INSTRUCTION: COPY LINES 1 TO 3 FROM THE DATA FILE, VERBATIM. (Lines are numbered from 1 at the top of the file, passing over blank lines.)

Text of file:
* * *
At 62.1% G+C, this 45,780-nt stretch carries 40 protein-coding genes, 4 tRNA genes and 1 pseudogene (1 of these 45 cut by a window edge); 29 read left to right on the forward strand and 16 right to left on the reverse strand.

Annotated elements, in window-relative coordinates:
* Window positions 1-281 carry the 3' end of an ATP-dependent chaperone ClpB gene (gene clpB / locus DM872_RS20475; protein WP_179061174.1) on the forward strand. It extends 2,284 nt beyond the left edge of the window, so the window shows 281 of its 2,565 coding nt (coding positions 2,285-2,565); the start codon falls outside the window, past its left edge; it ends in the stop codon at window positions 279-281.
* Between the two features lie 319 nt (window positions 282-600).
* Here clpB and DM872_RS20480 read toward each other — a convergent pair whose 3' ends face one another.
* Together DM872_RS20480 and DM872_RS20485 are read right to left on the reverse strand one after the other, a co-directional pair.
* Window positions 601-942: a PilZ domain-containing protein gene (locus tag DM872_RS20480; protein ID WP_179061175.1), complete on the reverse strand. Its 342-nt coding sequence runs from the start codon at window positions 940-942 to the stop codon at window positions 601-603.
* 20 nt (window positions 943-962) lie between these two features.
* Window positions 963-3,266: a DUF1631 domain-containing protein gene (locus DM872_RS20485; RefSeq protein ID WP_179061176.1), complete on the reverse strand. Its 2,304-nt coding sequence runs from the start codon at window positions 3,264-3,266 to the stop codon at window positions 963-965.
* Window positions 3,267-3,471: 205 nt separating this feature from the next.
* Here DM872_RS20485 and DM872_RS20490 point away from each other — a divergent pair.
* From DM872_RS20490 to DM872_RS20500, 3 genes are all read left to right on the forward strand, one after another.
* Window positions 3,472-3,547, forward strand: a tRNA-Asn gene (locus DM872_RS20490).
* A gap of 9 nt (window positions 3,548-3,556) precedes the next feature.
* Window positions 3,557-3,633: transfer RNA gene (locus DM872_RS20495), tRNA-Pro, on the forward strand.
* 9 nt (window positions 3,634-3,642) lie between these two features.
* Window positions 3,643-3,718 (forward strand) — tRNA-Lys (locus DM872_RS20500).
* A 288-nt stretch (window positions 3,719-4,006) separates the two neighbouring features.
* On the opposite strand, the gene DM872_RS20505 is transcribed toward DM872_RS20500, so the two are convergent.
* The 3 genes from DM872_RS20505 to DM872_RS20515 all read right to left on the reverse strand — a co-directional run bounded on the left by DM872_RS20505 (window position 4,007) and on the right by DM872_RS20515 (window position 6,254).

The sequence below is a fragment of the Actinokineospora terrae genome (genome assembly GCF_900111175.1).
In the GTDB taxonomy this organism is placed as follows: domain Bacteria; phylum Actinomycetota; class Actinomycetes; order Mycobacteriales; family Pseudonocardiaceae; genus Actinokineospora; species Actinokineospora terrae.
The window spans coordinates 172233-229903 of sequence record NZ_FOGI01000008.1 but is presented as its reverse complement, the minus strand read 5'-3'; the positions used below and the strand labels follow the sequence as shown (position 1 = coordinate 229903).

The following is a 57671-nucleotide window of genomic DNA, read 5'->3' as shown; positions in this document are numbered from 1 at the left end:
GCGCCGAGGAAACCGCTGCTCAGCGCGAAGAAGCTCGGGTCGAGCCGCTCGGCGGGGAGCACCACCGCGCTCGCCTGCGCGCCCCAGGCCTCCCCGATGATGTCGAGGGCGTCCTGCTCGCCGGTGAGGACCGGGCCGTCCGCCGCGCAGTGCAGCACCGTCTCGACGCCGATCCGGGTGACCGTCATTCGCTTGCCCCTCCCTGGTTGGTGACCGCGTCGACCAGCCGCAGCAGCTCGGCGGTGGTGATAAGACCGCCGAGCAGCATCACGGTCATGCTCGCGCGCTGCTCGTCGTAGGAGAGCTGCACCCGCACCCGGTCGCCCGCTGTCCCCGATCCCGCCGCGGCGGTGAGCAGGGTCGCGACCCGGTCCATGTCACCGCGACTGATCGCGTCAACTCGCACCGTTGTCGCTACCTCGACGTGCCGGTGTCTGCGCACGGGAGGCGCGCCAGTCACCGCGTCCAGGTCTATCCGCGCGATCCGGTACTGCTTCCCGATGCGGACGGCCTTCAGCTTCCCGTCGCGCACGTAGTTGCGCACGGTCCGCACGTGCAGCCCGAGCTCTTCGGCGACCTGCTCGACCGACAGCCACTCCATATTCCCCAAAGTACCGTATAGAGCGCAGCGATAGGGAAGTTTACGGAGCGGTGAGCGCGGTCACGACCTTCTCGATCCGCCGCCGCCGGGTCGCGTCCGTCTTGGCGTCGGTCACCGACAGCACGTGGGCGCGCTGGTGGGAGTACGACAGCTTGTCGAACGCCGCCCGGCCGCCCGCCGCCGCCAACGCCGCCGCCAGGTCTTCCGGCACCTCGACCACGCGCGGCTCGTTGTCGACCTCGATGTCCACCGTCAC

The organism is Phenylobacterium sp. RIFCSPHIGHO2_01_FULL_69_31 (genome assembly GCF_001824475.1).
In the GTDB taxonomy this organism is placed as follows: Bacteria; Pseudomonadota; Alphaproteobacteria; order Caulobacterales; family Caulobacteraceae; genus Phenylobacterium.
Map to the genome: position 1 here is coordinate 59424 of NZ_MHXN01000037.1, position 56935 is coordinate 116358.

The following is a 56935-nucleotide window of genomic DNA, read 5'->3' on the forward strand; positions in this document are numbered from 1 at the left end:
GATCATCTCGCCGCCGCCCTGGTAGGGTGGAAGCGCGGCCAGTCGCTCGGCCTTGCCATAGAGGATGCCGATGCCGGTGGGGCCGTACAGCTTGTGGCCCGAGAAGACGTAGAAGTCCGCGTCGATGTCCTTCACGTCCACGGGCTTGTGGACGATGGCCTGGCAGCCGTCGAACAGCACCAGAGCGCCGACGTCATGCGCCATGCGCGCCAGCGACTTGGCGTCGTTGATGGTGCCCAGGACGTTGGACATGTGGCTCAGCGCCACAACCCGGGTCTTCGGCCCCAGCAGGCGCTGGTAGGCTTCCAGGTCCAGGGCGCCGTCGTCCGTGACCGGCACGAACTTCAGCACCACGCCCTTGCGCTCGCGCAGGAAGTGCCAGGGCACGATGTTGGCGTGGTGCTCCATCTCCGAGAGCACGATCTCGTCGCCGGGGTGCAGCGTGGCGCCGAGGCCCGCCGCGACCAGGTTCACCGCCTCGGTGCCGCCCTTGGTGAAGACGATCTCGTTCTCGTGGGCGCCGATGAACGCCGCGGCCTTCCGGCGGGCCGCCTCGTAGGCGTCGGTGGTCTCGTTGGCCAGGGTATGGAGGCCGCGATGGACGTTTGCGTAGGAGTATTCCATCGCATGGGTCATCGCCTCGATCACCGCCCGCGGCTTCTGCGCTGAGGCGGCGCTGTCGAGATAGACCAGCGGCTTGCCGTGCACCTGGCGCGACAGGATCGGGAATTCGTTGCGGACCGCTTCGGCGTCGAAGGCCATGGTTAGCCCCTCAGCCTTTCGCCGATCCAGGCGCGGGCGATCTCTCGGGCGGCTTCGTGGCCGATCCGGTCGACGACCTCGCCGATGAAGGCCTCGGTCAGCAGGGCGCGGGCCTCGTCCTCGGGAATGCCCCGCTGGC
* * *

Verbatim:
At 62.1% G+C, this 45,780-nt stretch carries 40 protein-coding genes, 4 tRNA genes and 1 pseudogene (1 of these 45 cut by a window edge); 29 read left to right on the forward strand and 16 right to left on the reverse strand.

Annotated elements, in window-relative coordinates:
* Window positions 1-281 carry the 3' end of an ATP-dependent chaperone ClpB gene (gene clpB / locus DM872_RS20475; protein WP_179061174.1) on the forward strand. It extends 2,284 nt beyond the left edge of the window, so the window shows 281 of its 2,565 coding nt (coding positions 2,285-2,565); the start codon falls outside the window, past its left edge; it ends in the stop codon at window positions 279-281.